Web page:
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Lea Salonga Shines in Sweeney Todd

Born to and raised by parents who worshiped Tony laureate Lea Salonga, I obviously had high expectations of the Manila staging of Sweeney Todd: The Demon Barber of Fleet Street. Topbilled by Salonga (as Mrs. Lovett) alongside Jett Pangan (former lead vocalist of rock band The Dawn as the eponymous character), the musical was long awaited.

It did not disappoint.

Especially Salonga’s performance. In several ways, I love her interpretation of Mrs. Lovett more than Helena Bonham-Carter’s. Compared to the latter’s, hers is a louder, more comical, lovesick woman. It was my first time to watch Salonga perform live, and the experience shattered my previous image of her as the almost-always wholesome artist. The lady can do comedy — the dark kind, even the one laden with innuendos.

The most memorable part for me — more than The Worst Pies in London — is her rendition of By the Sea. Hilarious. Letting out a seagull’s GAAWK and slithering on Sweeney Todd’s lap (seducing him in vain), she proves to be a more versatile artist than you’ve probably known her.

Sweeney Todd is staged at Solaire until October 27.

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The Crazy Crains

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The Haunting of Hill House is your binge-worthy Halloween treat

The Haunting of Hill House, at 10 episodes, does not feel long. It’s the story of a family of seven easing their lives into an old house and of what happens to them many years later.

“Ease into the house”, of course, isn’t exactly what they did. The house sucks them in to a whirlwind of paranormal events, ending with the mom, Olivia Crain’s (Carla Gugino), mysterious death.

The Crain family moves out of the house, but their lives are changed forever. Steve (Michiel Huisman), the eldest kid, becomes an author of paranormal stories. He publishes a book about the haunting at Hill House — a bestseller — at the cost of wrinkling his relationship with his sister, Shirley (Elizabeth Reaser), who has become a professional embalmer. Shirley considers Steve’s earnings blood money. Theo (Kate Siegel), meanwhile, secretly accepted Steve’s money to finish her PhD in psychology; aloof since childhood, she struggles with what seems to be the middle-child syndrome. Luke (Oliver Jackson-Cohen) turns into a heroin addict and is at rehab. All but Nellie (Victoria Pedretti) thinks he can still change. But Nell is now a young widow suffering from sleep paralysis and the refreshed haunting of the Bent-Neck Lady from Hill House. Only Hugh Crain (Timothy Hutton), the patriarch, seems to be of clear mind, placid and wise from years of grief. And then Nellie kills herself. And the family gathers under one roof again. But the story is only just beginning.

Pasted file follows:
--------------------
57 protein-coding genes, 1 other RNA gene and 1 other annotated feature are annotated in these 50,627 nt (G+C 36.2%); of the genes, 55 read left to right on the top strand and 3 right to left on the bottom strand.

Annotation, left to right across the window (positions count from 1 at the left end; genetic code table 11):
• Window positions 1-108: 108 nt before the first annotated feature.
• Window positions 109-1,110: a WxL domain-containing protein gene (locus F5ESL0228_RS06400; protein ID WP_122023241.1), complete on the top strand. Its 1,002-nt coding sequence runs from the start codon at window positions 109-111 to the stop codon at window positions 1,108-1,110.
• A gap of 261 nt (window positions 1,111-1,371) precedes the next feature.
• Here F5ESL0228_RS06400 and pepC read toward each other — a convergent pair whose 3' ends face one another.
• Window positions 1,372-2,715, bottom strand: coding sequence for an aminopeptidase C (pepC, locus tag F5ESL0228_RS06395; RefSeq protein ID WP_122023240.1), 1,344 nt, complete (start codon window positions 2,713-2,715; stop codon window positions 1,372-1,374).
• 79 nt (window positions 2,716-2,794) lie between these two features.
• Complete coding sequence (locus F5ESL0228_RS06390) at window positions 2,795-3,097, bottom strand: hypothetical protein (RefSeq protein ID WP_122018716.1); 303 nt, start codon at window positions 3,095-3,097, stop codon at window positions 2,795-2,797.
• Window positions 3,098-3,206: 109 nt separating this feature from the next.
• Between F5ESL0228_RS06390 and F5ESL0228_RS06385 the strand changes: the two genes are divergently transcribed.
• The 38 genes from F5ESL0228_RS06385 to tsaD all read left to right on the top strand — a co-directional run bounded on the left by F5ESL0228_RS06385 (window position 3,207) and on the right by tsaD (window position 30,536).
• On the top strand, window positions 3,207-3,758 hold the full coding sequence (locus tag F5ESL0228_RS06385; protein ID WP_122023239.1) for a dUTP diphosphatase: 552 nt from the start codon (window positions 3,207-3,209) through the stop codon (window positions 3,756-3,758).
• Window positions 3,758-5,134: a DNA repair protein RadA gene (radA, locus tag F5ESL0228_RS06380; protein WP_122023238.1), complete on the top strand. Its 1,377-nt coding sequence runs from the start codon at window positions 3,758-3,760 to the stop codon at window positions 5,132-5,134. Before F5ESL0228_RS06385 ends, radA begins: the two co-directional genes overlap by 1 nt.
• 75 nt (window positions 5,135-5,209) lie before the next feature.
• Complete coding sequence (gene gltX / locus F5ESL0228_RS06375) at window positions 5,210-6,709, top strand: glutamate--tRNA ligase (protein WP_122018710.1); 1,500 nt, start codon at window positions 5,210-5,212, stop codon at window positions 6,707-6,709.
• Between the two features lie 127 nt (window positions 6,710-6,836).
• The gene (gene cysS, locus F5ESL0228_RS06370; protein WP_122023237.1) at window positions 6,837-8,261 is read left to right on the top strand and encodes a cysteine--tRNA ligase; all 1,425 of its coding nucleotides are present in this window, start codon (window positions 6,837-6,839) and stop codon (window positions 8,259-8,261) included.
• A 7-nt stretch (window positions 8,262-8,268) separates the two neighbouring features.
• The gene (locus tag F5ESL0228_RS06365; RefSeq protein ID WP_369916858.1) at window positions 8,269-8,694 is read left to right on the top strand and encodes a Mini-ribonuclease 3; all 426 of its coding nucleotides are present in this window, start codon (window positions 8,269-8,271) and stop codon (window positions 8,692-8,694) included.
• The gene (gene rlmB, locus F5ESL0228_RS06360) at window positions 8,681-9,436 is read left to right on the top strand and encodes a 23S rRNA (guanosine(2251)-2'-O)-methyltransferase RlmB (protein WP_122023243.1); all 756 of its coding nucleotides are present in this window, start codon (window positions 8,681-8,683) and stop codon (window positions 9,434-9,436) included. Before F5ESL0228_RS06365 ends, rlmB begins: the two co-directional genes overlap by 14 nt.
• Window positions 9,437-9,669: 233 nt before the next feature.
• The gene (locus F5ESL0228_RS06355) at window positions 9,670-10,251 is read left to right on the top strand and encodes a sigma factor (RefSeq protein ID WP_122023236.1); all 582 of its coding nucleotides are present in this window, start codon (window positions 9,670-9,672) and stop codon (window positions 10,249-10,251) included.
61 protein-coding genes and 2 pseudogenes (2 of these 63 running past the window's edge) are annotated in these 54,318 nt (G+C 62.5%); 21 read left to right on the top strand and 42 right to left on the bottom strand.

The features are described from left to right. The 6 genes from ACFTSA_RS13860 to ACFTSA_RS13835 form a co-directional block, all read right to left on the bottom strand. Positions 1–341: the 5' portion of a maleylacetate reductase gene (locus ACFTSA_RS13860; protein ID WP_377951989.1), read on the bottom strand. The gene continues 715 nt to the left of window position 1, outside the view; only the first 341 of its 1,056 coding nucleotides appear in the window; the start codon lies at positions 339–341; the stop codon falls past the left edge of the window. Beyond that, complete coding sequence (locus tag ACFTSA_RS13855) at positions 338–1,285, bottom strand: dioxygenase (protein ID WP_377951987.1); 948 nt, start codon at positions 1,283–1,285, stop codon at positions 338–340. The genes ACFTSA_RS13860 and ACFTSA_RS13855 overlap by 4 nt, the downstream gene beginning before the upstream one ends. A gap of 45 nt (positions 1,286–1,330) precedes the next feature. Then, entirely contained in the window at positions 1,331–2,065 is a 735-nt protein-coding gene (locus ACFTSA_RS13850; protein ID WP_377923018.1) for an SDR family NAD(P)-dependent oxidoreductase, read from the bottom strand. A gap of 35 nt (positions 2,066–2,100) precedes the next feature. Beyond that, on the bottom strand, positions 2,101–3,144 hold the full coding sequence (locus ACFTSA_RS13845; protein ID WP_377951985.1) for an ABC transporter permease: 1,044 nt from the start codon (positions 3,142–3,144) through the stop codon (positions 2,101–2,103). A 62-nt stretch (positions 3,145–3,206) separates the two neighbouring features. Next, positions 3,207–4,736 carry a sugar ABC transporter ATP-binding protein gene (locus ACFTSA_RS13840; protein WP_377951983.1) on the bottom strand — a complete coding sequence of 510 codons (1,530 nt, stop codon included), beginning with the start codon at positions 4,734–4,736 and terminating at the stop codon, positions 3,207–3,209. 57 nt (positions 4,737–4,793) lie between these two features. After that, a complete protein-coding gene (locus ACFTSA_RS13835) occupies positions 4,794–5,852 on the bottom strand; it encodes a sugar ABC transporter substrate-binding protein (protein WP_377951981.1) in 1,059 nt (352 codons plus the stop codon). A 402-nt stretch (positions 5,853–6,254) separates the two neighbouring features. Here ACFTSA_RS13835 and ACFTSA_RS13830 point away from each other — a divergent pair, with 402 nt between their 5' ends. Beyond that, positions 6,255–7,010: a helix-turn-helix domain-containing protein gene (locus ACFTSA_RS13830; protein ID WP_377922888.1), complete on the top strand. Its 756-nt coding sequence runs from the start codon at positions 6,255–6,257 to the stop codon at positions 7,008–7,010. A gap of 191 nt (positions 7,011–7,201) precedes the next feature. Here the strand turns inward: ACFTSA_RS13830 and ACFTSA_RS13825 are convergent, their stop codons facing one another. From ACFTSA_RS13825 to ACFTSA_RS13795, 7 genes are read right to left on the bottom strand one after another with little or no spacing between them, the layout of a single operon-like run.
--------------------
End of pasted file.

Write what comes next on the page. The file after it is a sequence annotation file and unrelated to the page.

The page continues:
The Haunting of Hill House transcends the horror genre into the genuinely dramatic. It tackles parenthood, sibling dynamics, and ultimately, love. It describes how people can sometimes have a twisted, deadly view of love. A love that confines. Fortunately, as the series shows, there is always the sane, serene, forgiving kind of love. The love that is freeing. The love that can vanquish all ghosts of fear and guilt and sin. The Haunting of Hill House beautifully unravels this towards the end.

Technique-wise, The Haunting of Hill House is a marvel. Episode 6 is especially remarkable for a long single-take/single-camera scene, when all the Crains gather for Nellie’s wake. It captures what one is sure to feel at excruciating events, when one painful moment just flows into the next equally stabbing one — no cuts. Anyway the series’ editing is superb throughout, actually. Even with its characteristic zooming back and forth in time, the series maintains a compelling story; it reminds me of Christopher Nolan’s time experiments. I just have trouble with some parts of the script — I mean, does Theo really need that long monologue on Episode 9?

But this baby is a 9/10. It’s beautiful, it’ll haunt you.

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